The new economics of terror
Attacks on U.S., concerns about war push ad-market recovery further into the future
By John M. Higgins and Allison Romano -- Broadcasting & Cable, 9/23/2001 8:00:00 PM
Three weeks ago, the big question in the TV and radio business was "When's the recovery?" Now that station and network executives feel the shock waves the terrorist attacks delivered to advertisers, the new question is "Where's the bottom?"
The attack on the World Trade Center and Pentagon promises to rock the media business, crushing what was already a weak ad market. Executives and analysts last week went back to their existing gloomy models to see how much worse they could get. Investors didn't wait and slammed most media companies' shares.
There are three concerns. First, major broadcast and cable networks not only went several days without advertising but have unexpected costs of covering the attacks. A second, broader concern is the economic aftershocks created just by the single day of attacks.
The third, broadest concern—and unanswerable question—is what kind of war the United States might be headed for and what kind of long-term economic disruption it might create.
"It was bad before, and now the bottom has disappeared," said Alan Frank, president of Post-Newsweek Stations.
"I think everybody is in a state of shock," said Jeff Smulyan, chairman of Emmis Broadcasting. "Advertisers aren't sure what they want to do. Nobody is."
To put it another way: "What had stabilized in the advertising environment has been shattered," said UBS Warburg media analyst Leland Westerfield. "We could see an unprecedented two-year downswell in advertising spending." He and Sanford Bernstein analyst Tom Wolzien said that has never happened in the history of the television business.
The first-week losses are the easiest to take a stab at. Ad tracker Competitive Media Reports estimates that $320 million in advertising sales disappeared during that period. Wolzien estimates that losses at each of the major broadcast networks totaled $35 million to $55 million, with the absence of revenue partly offset by savings from not airing prime time sitcoms and dramas, which can be aired later. CNN incurred $24 million to $36 million in losses, partly because it remained free of advertising longer.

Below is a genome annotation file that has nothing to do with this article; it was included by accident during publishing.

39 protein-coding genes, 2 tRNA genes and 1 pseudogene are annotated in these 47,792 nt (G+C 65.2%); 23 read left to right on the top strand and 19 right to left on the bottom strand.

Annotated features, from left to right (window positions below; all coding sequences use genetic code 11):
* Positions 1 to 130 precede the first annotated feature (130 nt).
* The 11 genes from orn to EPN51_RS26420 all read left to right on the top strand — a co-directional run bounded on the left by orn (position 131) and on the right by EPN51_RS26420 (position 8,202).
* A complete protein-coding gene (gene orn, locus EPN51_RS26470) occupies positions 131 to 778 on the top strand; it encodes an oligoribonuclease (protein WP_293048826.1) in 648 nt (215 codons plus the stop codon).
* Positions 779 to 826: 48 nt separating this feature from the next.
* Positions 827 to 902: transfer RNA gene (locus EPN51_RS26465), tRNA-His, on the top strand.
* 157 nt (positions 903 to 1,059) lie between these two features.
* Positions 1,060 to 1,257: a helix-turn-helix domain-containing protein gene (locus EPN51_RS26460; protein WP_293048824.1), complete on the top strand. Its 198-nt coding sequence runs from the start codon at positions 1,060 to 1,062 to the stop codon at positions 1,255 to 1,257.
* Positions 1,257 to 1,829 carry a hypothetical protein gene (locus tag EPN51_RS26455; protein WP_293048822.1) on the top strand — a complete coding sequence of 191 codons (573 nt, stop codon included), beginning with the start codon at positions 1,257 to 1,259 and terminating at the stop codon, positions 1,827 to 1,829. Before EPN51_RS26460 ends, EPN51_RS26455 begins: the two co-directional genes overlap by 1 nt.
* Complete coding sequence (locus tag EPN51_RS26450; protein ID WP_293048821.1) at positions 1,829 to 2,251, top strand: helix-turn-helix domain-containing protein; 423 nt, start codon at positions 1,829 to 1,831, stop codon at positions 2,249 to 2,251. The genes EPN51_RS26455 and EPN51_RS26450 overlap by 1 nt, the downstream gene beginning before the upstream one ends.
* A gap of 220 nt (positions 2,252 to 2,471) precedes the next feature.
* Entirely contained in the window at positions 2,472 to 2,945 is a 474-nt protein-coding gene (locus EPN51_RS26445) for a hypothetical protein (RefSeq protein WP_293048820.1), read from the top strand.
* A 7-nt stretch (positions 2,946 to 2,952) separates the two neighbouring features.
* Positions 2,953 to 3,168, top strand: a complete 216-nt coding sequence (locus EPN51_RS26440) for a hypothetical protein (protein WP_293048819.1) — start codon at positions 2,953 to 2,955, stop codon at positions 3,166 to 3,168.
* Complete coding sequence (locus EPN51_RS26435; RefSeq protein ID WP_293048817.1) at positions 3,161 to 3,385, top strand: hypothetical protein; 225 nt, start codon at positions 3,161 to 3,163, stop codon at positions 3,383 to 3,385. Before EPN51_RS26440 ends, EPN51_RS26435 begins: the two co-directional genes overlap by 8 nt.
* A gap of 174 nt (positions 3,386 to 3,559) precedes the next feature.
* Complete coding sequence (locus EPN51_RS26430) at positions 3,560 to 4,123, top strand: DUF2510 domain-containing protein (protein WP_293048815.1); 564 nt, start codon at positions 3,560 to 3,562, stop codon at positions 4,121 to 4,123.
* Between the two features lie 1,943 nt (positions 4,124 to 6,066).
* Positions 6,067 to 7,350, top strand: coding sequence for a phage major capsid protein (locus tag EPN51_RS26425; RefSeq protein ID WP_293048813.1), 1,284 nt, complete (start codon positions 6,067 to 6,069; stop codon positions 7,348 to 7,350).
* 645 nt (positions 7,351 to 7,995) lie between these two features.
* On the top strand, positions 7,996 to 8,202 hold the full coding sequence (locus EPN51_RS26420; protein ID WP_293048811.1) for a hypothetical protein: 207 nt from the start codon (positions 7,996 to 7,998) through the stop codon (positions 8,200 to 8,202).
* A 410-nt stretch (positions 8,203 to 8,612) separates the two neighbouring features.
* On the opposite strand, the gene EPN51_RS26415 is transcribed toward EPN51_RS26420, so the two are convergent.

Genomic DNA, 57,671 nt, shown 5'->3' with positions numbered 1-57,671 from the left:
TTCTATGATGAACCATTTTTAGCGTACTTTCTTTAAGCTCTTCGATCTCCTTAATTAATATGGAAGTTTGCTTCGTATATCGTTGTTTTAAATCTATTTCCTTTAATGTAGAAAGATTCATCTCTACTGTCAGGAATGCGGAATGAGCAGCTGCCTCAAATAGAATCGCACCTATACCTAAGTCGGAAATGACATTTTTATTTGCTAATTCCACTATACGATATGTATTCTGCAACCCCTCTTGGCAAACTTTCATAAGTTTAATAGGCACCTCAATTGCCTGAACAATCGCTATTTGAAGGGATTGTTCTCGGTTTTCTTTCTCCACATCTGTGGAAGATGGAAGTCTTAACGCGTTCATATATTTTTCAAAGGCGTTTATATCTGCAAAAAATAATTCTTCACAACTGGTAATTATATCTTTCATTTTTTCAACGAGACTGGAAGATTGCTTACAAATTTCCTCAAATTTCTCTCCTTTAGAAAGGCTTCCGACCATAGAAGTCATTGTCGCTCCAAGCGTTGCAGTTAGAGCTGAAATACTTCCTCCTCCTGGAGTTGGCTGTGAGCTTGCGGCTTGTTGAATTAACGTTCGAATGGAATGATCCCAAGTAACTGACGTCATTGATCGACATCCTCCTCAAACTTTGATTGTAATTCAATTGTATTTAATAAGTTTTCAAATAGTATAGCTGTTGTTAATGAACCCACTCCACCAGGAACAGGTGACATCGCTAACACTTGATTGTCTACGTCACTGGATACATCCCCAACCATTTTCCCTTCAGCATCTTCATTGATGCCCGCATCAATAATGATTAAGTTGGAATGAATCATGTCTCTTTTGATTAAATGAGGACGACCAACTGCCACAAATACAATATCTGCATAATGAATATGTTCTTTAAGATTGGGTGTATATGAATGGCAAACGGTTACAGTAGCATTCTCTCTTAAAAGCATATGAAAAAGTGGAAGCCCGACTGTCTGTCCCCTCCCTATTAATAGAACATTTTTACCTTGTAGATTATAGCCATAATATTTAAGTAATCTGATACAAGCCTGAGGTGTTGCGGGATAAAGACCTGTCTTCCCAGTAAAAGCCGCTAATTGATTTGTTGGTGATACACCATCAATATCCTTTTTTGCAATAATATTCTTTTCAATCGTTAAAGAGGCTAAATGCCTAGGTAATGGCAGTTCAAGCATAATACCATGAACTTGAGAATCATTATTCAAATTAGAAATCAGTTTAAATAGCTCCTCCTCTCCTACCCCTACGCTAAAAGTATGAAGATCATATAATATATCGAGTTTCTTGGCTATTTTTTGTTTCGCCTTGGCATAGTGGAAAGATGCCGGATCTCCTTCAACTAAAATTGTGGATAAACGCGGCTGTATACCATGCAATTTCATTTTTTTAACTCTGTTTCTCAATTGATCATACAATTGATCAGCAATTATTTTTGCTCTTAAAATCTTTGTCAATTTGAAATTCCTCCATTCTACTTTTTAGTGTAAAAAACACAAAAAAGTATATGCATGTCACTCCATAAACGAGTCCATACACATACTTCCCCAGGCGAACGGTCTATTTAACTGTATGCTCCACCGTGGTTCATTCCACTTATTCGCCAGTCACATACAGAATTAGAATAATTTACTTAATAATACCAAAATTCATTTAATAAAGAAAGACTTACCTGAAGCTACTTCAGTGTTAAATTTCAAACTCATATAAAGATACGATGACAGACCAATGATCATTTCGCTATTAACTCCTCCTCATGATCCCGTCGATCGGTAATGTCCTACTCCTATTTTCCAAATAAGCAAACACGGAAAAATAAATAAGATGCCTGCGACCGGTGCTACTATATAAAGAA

A major-market TV station would have lost $2.5 million to $3 million a day.
Before the terrorist attacks, analysts and ad-buying execs were predicting that the ad market might rebound as soon as first quarter 2002. Now ad-buying execs are looking further into next year for a recovery.
"We're going to see conservative fiscal management taken to a higher power," Marc Goldstein, president of media buying firm Mindshare, said Thursday at an industry luncheon in New York.
Top executives from MediaVest, Mindshare, Zenith Media and Magna Global said it's going to take two or three weeks to assess any new economic damage.
"There's no certainty what will transpire in the coming days or months," said MediaVest President Mel Berning.
The executives said clients intend to honor their upfront agreements, but, in the current market, they have leverage to pull their ads with little consequence.
Another unanswered question: Where will clients want to put their money? If the reality-TV trend fizzles, advertising dollars will race to follow the next trends. That's always true, of course, but how to read what a stunned and shell-shocked public wants? "The current environment will determine what we want to watch," said Zenith Media Executive Vice President Peggy Green. "Will it be sweet, non-confrontational movies? Dramas that make you think?"